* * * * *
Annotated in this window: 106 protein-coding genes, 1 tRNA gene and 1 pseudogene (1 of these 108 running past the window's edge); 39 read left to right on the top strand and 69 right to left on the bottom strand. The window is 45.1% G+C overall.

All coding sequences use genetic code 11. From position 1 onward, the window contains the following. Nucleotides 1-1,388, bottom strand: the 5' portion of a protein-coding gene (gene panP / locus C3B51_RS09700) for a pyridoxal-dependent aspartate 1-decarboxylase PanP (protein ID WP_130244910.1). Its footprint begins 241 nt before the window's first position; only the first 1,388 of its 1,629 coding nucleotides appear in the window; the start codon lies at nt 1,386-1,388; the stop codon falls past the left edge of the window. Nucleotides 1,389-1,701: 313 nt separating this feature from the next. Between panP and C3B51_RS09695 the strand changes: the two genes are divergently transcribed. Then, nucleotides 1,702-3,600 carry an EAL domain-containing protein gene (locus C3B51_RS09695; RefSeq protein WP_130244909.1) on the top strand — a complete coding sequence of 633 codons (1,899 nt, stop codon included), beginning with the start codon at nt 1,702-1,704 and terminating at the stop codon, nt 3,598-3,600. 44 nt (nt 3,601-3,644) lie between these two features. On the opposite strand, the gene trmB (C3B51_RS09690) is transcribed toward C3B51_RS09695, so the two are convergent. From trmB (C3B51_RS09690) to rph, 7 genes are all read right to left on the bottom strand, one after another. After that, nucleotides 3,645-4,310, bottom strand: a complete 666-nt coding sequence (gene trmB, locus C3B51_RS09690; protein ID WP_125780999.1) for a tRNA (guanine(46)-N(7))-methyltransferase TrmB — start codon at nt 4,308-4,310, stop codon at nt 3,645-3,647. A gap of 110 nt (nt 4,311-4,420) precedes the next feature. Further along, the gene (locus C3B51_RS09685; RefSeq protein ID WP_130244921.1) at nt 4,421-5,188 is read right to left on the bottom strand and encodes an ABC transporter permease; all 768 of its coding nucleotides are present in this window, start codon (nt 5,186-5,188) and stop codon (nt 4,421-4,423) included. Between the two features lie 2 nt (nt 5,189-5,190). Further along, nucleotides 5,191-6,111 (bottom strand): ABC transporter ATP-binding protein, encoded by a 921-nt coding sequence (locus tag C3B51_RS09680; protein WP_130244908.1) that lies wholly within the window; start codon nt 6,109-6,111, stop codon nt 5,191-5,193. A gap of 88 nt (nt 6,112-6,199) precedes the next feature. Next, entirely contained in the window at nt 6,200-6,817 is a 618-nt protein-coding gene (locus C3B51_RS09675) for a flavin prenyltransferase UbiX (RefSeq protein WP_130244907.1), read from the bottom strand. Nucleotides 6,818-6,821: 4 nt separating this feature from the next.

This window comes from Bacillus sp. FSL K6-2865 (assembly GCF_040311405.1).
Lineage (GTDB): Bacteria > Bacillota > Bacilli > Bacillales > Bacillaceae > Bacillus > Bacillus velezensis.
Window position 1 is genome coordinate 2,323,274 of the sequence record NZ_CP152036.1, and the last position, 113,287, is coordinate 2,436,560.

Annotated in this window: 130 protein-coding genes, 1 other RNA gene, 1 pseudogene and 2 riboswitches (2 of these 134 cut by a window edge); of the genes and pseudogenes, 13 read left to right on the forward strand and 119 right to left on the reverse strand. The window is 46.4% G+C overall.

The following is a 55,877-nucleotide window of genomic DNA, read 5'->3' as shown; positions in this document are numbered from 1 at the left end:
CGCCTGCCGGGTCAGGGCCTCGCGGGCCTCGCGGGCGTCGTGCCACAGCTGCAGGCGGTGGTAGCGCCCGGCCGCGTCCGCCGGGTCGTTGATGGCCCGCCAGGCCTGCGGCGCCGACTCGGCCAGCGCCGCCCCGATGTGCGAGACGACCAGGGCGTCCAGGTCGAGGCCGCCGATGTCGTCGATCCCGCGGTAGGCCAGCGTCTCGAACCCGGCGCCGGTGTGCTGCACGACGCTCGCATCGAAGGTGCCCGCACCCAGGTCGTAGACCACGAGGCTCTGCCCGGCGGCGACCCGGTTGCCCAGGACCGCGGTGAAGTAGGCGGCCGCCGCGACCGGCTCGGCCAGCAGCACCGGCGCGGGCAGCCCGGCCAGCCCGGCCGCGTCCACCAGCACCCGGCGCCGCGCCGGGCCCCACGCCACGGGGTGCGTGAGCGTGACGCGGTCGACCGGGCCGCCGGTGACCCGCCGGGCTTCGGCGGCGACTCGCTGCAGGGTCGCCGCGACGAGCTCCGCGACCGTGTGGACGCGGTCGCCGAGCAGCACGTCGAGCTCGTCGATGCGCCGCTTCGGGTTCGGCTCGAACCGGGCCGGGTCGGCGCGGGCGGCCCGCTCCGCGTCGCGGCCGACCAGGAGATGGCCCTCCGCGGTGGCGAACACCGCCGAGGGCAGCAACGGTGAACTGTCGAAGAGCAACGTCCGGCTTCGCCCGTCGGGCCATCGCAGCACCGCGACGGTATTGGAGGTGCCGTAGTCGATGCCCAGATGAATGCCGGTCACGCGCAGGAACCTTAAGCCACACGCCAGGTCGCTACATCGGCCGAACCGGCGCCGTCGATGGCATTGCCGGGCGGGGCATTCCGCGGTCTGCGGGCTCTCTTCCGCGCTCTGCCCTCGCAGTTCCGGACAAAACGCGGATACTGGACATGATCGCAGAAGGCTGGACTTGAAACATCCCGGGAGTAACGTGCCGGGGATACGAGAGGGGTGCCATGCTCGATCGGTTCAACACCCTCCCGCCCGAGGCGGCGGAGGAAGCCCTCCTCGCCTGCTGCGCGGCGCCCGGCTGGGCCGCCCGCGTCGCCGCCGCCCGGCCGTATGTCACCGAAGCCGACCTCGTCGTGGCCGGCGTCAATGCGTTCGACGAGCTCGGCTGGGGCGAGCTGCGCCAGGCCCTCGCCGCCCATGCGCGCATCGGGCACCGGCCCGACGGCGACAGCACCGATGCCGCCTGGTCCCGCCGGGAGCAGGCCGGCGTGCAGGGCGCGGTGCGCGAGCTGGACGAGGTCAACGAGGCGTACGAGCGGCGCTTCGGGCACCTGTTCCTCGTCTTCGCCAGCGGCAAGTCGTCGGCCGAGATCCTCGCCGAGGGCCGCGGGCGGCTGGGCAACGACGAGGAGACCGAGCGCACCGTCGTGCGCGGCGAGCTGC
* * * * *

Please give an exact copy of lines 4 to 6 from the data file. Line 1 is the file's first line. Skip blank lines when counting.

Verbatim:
Lineage (GTDB): Bacteria > Bacillota > Bacilli > Bacillales > Bacillaceae > Bacillus > Bacillus velezensis.
Window position 1 is genome coordinate 2,323,274 of the sequence record NZ_CP152036.1, and the last position, 113,287, is coordinate 2,436,560.

Annotated in this window: 130 protein-coding genes, 1 other RNA gene, 1 pseudogene and 2 riboswitches (2 of these 134 cut by a window edge); of the genes and pseudogenes, 13 read left to right on the forward strand and 119 right to left on the reverse strand. The window is 46.4% G+C overall.